The NHL lockout has wiped out training camp and more than a month of games in the 2012-13 season, but readers can keep up with the Penguins with an occasional question-and-answer session. Today, we catch up with Brooks Orpik, who is spending the lockout in his offseason home in the Boston area. It was an eventful summer for Orpik, 32, a defenseman who got married and didn't have abdominal surgery after having such an operation -- one on each side -- the previous two offseasons.
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Question: You were 24 during the lockout that wiped out the 2004-05 season and did not play anywhere. How does this lockout, for you, compare with the last one?
Answer: I guess the biggest difference is just going into it last time you knew it was going to be at least half the season long. They were telling you that worst-case scenario it could be a couple of years if we really stuck to our guns and went against having a cap. This time, everyone was so optimistic with how successful the league has been. Guys thought that maybe we'd miss a little bit of training camp but that something would get done. We thought there was no way we would miss games and this time.
Q: You have been practicing with other locked-out NHL players at your old stomping grounds, Boston College, at rival Boston University and elsewhere. What is that group like?
A: That's one of the good things about the area. There's so many guys, whether they play for the Bruins or a handful of other guys from this area or guys [like me] who settled down here through college or relationships or whatnot. It really is a good group. We always kind of have a similar group here for August before I come to Pittsburgh. A lot of it is the same guys. And the [NHL Players' Association] has done a good job. They can put you in touch with whoever runs the skate in a certain city. We gave a lot of thought to going to Pittsburgh, but I think if I was in Pittsburgh, it would drive me more crazy not playing. It kind of takes my mind off of it a little bit.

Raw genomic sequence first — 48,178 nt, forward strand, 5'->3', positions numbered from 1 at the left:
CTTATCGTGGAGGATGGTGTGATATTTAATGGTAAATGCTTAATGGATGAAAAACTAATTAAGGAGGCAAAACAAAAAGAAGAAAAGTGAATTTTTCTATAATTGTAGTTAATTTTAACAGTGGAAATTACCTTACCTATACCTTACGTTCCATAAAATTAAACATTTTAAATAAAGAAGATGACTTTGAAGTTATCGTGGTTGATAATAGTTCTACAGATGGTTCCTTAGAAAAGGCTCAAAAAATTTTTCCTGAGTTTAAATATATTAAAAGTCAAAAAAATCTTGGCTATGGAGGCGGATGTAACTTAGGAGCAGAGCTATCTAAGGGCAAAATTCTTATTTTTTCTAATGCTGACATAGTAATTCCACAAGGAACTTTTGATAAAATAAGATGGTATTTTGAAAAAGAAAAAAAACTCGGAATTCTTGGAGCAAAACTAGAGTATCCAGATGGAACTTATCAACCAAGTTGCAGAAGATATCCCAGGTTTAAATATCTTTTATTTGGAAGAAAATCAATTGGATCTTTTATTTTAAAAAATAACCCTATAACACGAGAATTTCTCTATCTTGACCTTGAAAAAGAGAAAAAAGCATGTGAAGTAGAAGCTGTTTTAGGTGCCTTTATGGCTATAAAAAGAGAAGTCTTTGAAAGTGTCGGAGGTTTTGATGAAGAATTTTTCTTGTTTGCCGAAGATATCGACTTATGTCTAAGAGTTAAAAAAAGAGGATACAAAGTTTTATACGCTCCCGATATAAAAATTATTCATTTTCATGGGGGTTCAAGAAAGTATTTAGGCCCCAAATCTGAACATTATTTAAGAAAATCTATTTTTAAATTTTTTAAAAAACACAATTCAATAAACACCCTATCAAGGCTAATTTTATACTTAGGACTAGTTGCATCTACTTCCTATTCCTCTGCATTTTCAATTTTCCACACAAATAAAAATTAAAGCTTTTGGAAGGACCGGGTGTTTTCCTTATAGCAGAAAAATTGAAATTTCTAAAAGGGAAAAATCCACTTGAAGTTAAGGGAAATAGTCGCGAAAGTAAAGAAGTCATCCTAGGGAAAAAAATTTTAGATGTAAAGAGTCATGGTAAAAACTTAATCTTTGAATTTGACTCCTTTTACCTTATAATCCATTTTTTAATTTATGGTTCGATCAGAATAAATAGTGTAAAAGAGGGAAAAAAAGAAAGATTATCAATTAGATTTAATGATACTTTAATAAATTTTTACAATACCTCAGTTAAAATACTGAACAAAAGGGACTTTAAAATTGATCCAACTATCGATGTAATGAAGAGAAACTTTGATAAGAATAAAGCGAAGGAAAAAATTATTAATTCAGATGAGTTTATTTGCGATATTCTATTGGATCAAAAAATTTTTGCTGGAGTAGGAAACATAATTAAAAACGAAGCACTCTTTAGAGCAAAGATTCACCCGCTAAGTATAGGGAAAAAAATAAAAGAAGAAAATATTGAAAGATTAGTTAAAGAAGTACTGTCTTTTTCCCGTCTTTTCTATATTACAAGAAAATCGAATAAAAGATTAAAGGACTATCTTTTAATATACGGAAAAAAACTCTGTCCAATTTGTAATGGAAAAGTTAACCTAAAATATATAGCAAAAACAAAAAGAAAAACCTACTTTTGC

Q: What are those practices like?
A: We've had Mike Grier, who retired a year ago, who has been nice enough to come out and organize and run all the practices for us. Every day's a little bit different. We usually have at least 10 guys. Those are on the bad days. We had the whole Bruins team there before late September, then some went to Europe. We do some type of drills for 40 minutes or so and some type of little game.
Q: How are you feeling physically?
A: I feel a lot better than I did the last couple summers when I had surgery. Looking back, I probably rushed myself after those surgeries. Now I'm at the point where I don't have to think about it that much. I do just preventative stuff. I'm beyond the point where I worry about it. Besides those couple of things, I've been lucky.
Q: What's one of the funniest hockey-related moments you can recall?
A: I had Marc Bergevin [now Montreal general manager] as a teammate my rookie year. He provided my entertainment. He was really big into his props, too. He might come out for practice with a wig on under his helmet. He was probably the funniest guy I played with. We were in Edmonton once in the hotel. They had a Christmas display. The bus was late, and we were bored, so he went and grabbed one of the presents under the tree of the display, wrote out a note, left it for [then-general manager] Craig Patrick at the front desk. I don't know what's in those things.
Q: What's your favorite meal?
A: It's homemade, a healthy version of chicken parmesan. It has a layer or prosciutto and a layer of eggplant. The wife makes it. We have it probably once a month.